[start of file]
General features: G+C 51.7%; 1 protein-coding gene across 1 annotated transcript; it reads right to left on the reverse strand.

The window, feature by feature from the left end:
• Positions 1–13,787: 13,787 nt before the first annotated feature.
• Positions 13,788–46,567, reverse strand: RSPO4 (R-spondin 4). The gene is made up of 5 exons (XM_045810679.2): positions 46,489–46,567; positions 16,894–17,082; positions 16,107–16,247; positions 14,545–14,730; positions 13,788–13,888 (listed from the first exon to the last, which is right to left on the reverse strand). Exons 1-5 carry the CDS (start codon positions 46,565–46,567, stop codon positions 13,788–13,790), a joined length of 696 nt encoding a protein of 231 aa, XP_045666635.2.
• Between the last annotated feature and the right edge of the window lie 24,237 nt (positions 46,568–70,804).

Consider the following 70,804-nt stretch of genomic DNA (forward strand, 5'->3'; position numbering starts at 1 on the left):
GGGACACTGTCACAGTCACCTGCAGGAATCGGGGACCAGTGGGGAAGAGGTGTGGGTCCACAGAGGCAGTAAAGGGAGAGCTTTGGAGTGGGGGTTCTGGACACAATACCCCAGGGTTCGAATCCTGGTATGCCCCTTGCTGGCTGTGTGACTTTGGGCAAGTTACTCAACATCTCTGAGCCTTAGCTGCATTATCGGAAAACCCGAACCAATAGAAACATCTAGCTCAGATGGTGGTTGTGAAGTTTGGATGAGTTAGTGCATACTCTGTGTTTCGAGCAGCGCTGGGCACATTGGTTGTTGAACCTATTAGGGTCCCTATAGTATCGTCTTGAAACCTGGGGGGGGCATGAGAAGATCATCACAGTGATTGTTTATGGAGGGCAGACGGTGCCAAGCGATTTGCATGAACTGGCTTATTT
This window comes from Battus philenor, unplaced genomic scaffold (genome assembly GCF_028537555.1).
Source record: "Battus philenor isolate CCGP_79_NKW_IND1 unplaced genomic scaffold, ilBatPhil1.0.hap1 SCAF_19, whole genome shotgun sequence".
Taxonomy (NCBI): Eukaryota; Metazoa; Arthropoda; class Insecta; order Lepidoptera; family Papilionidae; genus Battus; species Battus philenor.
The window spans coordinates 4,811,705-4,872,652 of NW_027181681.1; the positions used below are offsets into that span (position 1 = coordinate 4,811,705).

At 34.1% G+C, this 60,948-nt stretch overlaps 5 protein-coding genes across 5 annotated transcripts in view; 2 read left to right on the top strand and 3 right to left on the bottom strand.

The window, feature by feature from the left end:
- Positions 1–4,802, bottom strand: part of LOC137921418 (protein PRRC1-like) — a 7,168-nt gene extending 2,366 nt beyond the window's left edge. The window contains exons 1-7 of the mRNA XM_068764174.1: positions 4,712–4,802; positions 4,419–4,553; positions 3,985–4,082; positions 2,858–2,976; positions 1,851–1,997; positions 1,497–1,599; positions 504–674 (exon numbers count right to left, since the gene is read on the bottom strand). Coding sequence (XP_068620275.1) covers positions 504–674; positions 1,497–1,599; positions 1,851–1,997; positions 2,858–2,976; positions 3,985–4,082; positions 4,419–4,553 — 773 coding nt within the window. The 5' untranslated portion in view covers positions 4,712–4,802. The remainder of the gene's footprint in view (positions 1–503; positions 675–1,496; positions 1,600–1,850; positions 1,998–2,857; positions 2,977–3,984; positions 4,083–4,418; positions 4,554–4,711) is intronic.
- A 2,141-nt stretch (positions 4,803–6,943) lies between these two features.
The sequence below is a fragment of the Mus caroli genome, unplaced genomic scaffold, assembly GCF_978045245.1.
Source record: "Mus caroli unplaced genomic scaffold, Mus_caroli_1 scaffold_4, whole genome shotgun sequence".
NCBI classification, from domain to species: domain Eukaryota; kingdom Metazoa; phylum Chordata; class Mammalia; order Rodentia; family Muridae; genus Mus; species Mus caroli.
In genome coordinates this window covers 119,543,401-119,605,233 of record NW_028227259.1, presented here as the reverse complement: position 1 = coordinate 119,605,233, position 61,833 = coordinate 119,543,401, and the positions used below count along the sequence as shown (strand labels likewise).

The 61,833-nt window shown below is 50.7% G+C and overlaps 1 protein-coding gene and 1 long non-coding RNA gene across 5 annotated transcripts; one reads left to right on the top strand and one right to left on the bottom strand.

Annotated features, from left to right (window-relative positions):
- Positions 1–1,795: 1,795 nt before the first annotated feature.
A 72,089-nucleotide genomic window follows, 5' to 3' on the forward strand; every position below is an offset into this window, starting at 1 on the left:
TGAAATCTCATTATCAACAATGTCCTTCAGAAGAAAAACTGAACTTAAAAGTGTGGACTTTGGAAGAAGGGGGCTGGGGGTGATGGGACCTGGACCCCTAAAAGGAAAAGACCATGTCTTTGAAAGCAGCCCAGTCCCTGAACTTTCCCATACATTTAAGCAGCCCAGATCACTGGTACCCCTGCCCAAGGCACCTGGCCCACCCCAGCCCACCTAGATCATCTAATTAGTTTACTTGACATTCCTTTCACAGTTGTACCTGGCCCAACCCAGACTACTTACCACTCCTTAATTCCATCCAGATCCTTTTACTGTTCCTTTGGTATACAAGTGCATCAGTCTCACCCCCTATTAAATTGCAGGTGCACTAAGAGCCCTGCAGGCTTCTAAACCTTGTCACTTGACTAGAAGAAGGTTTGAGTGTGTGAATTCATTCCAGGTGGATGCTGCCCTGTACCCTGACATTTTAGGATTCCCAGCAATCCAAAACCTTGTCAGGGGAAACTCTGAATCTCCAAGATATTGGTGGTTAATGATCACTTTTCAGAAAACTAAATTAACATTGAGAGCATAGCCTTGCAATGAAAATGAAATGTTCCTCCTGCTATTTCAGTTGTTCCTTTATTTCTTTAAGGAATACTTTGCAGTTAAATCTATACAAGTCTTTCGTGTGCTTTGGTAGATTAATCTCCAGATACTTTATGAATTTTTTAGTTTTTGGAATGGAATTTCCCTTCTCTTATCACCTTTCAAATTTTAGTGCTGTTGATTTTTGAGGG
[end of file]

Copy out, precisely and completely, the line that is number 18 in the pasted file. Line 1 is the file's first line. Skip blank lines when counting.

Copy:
NCBI classification, from domain to species: domain Eukaryota; kingdom Metazoa; phylum Chordata; class Mammalia; order Rodentia; family Muridae; genus Mus; species Mus caroli.